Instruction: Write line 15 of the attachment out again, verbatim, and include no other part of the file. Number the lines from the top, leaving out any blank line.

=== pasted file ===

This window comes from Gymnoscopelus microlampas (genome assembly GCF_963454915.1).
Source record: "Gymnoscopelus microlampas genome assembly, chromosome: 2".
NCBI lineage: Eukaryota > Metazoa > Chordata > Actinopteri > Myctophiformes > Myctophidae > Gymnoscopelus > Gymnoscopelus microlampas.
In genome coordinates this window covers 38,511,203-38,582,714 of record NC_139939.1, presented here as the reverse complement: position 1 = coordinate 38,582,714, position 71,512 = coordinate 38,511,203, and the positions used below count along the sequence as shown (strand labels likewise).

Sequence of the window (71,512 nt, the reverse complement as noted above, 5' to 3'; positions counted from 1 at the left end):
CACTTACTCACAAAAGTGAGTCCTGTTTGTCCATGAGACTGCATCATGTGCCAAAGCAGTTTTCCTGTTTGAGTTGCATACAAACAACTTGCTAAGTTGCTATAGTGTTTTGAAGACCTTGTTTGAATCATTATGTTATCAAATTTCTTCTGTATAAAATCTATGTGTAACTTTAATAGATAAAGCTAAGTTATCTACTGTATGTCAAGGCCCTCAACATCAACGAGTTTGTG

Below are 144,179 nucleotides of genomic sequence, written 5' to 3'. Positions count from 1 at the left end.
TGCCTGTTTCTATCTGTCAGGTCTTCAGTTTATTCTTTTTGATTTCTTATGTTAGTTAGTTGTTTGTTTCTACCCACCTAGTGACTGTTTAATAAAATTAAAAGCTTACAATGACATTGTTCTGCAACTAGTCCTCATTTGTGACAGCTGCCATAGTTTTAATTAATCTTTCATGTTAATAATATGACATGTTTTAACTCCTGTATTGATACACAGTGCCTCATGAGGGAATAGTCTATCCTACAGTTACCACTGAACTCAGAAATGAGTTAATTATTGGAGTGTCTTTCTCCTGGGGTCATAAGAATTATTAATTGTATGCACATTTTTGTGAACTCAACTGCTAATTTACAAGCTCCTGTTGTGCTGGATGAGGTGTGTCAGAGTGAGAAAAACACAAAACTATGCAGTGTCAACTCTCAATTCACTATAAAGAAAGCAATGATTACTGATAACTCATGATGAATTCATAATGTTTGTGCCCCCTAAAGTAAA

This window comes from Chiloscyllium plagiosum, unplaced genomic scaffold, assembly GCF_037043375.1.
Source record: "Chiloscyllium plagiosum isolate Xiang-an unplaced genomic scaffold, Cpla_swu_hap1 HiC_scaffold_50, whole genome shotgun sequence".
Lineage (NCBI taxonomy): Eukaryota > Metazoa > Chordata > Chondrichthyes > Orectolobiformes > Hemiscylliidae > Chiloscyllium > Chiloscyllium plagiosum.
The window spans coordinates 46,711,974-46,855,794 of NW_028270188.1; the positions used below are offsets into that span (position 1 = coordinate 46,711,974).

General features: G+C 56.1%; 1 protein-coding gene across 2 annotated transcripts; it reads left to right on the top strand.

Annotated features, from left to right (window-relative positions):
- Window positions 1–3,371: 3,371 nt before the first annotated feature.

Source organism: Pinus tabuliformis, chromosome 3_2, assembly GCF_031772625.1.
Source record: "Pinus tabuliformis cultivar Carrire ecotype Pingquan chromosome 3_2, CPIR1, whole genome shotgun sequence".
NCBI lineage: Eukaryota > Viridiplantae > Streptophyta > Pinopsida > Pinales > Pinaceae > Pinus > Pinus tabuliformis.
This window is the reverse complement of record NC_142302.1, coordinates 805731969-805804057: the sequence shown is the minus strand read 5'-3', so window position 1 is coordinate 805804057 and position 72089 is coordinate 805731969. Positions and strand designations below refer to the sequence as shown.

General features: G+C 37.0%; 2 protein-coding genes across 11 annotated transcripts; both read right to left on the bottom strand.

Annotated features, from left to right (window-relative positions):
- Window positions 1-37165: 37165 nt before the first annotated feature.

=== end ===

- Window positions 1–3,371: 3,371 nt before the first annotated feature.